Conwell said it’s easy for people to focus on Amazon, but large retailers such as Walmart and Target require enormous, highly automated distribution centers, too. Cushman divides properties into three types: those with 500,000 to 1 million square feet and located outside major urban areas; 200,000- to 400,000-square-foot fulfillment centers deep inside urban areas, and small last mile facilities, such as the one Amazon operates in Long Island City, N.Y. “There’s record demand for space for all three types of properties,” he said.
Egan isn’t convinced that using stores as fulfillment centers works. “There’s a lot of discussion about trying to get customers to pick orders up from stores, but by and large, if a consumer has made the decision to buy something online, they’ve made the decision not to go to the store.”
A consumer-facing store crossed with a back-of-the-house fulfillment center is a hard feat to pull off, Egan said. Retailers such as Walmart pressed into service a network of more than 5,500 locations that double as order-packing hubs.
“Trying to make a hybrid is difficult,” Egan said. “The store footprint is geared for discovery. That doesn’t work so well when you need to pick a digital item efficiently. The inventory is held differently, and for good reason. The store needs to be managed a different way. The big retailers with a lot of locations can make it work, in a sense. The locations are great, but the way the store is laid out is different. It’s a challenge to use an active, open retail environment as a fulfillment facility.”
Conwell agreed. “We see a tremendous investment by retailers in technology to make buy online, pick up in store seem seamless,” he said. “Statistically, we’re a long way from performing BOPIS with any success. It’s very expensive and high risk, but physical retailers will continue to invest to make the BOPIS experience more successful. The last stretch [of delivery] is the most expensive for an online order. If a consumer picks up in store, it saves the retailer a large amount. BOPIS has shaken up the paradigm of what portion inside that box is dedicated to selling space and what is back-of-the-house and logistics.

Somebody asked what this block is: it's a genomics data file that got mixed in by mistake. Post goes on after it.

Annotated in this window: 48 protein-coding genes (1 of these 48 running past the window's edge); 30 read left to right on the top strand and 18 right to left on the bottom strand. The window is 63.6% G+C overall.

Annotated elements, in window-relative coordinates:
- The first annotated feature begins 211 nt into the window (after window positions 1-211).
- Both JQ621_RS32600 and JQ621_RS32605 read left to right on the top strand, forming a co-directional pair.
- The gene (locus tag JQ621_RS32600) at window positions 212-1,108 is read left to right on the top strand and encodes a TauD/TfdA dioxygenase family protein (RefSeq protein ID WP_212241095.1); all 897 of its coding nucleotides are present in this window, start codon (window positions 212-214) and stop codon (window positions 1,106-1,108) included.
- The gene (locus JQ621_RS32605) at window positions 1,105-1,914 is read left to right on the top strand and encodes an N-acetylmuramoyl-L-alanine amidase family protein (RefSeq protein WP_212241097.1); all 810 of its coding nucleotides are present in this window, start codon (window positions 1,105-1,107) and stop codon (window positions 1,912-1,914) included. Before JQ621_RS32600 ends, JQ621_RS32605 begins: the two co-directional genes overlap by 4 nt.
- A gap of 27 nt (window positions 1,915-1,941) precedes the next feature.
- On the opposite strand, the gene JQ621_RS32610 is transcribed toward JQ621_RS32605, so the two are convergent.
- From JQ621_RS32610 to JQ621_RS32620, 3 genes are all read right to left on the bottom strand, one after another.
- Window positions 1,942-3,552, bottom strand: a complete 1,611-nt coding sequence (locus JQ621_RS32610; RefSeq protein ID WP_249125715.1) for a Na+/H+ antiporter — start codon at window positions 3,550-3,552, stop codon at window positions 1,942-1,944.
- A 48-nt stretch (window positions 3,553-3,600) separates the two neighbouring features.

“There is a relationship between warehouses and retail rents,” Egan continued. “The retail market is stronger than conventional wisdom would suggest. It’s still growing and healthy. One way you can see the impact [of e-commerce] is the decrease in retail jobs and increase in warehouse jobs. The two offset each other perfectly.”
Retail employment continued its downward trend in June with the loss of 6,000 jobs. Since reaching a peak in January 2017, industry employment has declined by 167,000 or 1 percent, according to the U.S. Bureau of Labor and Statistics. Transportation and warehousing added 24,000 jobs in June. The sector has added an average of 9,000 jobs a month since January.
Garrick Brown, vice president, head of retail research at Cushman & Wakefield Americas, said major retailers and surface providers “are in a mad arms race to identify new technologies to drive out costs and increase speed. When we hear that clients are piloting technology for small robotic units that will deliver to homes, it’s not all ‘Lost in Space.’ In the next few years, that will become more common. As delivery technologies outside the warehouse improve and robotics continue to advance inside warehouses, increased efficiency will have some effect on the demand for warehouse space. But with e-commerce relentlessly growing market share and the number of units sold, we think demand for warehouses will continue.”
Conwell noted that e-commerce fulfillment centers not only require expensive robotics and other technology, they’re significantly larger than traditional retail replenishment distribution centers. “It takes from approximately 1.2 to 1.5 times the warehouse space to support the same amount of sales for e-commerce as it does a retail replenishment facility,” he said. “The same amount of sales that would require, say, 1 square foot of space for a physical retailer requires up to 1.5 square feet for an online player. There’s the added complexity of fulfilling ‘eaches’ online out of a facility versus pallets in and pallets or racks out, so another dimension is purely the demand for more space.
“Technology will continue to drive fulfillment centers to be taller to create more cubic space, but whether it’s square footage of floor space or pricier, taller buildings, these new-gen facilities aren’t our fathers’ warehouses,” Conwell added.